Image copyright © by Marcus Trahan

The Caine Mutiny Court-Martial


Every once in a while one gets a pleasant surprise. I never would have dreamed that Herman Wouk is still alive, but he is. As of today, 11/5/17, he is 102 and almost six months. And he published a book last year: Sailor and Fiddler: Reflections of a 100-Year-Old Author. Long may he write!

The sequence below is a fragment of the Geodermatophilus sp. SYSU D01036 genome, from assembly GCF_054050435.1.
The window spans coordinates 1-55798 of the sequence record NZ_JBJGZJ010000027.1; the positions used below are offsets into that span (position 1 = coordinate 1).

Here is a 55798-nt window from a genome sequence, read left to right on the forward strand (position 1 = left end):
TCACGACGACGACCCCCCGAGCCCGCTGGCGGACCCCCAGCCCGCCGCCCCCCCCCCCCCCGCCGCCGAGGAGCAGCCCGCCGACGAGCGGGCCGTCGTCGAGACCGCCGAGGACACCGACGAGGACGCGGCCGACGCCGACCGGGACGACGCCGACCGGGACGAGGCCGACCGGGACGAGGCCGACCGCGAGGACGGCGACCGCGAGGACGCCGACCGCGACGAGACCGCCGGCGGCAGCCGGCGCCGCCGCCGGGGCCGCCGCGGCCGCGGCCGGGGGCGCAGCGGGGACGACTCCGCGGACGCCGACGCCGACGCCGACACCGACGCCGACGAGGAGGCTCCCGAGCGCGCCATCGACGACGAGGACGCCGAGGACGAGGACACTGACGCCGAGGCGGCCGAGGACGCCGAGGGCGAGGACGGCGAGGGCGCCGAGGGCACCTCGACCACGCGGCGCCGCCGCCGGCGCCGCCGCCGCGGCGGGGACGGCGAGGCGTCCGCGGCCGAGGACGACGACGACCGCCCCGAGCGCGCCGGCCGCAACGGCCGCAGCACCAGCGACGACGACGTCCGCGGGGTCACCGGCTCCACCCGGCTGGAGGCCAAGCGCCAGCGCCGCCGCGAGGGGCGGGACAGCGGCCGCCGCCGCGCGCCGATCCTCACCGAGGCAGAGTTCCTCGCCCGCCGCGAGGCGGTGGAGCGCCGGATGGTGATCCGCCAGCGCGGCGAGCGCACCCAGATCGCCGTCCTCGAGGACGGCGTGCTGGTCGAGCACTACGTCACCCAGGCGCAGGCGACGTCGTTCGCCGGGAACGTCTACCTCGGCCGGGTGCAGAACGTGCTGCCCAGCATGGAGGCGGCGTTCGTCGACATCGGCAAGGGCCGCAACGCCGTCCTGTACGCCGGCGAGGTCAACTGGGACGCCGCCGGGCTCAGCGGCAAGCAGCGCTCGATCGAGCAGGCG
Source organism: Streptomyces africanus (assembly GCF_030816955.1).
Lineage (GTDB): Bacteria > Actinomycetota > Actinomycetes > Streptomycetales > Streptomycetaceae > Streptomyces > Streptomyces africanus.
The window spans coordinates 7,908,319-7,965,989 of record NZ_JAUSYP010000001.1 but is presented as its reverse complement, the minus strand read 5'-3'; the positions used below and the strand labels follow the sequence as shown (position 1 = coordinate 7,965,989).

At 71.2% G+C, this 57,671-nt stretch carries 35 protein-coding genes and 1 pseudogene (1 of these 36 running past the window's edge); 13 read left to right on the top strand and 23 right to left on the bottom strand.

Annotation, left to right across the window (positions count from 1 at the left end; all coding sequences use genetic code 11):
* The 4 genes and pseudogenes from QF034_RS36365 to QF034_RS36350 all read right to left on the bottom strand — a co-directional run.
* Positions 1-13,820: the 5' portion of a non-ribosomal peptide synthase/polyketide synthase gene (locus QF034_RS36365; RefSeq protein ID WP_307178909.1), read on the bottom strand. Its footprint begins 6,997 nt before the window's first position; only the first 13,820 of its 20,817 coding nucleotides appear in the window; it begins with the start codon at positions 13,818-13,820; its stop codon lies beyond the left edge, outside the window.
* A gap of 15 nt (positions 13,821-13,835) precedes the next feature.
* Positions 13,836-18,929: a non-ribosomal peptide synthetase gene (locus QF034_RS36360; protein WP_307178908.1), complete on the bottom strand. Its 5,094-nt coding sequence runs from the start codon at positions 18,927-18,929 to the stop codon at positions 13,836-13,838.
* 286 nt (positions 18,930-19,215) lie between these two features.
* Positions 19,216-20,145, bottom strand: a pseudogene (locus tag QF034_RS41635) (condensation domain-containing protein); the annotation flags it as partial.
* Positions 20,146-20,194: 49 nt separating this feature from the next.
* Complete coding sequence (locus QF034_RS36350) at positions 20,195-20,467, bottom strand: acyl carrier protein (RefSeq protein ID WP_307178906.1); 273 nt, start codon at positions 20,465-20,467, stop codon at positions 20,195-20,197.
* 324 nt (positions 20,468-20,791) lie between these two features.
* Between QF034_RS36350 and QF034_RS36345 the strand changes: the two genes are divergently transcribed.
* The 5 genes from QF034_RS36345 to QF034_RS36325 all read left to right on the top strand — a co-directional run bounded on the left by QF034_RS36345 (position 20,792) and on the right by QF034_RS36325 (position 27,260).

His novel The Caine Mutiny was a best-seller and a Pulitzer Prize winner. Most of you are probably familiar with the 1954 movie that was made from it, directed by Edward Dmytryk, screenplay by Stanley Roberts and Michael Blankfort, starring Humphrey Bogart in one of his most memorable performances as Captain Queeg, ably backed up by Jose Ferrer, Van Johnson, and Fred MacMurray. But in 1953 Wouk turned the novel into a two-act play, which told the story just from the trial. We don’t see the events that led up to the court-martial, as we do in the book and movie. We see exactly what the court-martial panel would have seen, which is testimony and cross-examination. The stage version was directed by Charles Laughton, this film was directed by Robert Altman during his nobody-returns-my-calls period, when he filmed plays. It works pretty well as a courtroom drama, but I have to say it’s more interesting to see the events themselves. In this performance I thought Captain Queeg, played by Brad Davis, started looking weird a little too early on the stand, before his final freak-out. But the guy played the part well. Also terrific were Eric Bogosian in the Jose Ferrer part of the Jewish defense attorney, Lt. Greenwald; Jeff Daniels as the man on trial, Lt. Maryk, the Van Johnson part; Kevin J. O’Connor as the weasel Lt. Keefer, the Fred MacMurray part; and Michael Murphy as the presiding officer at the court-martial. I have to say that the final scene, the celebration of Maryk’s acquittal where Greenwald tells both Keefer and Maryk what he really thinks of them, played much better in the movie.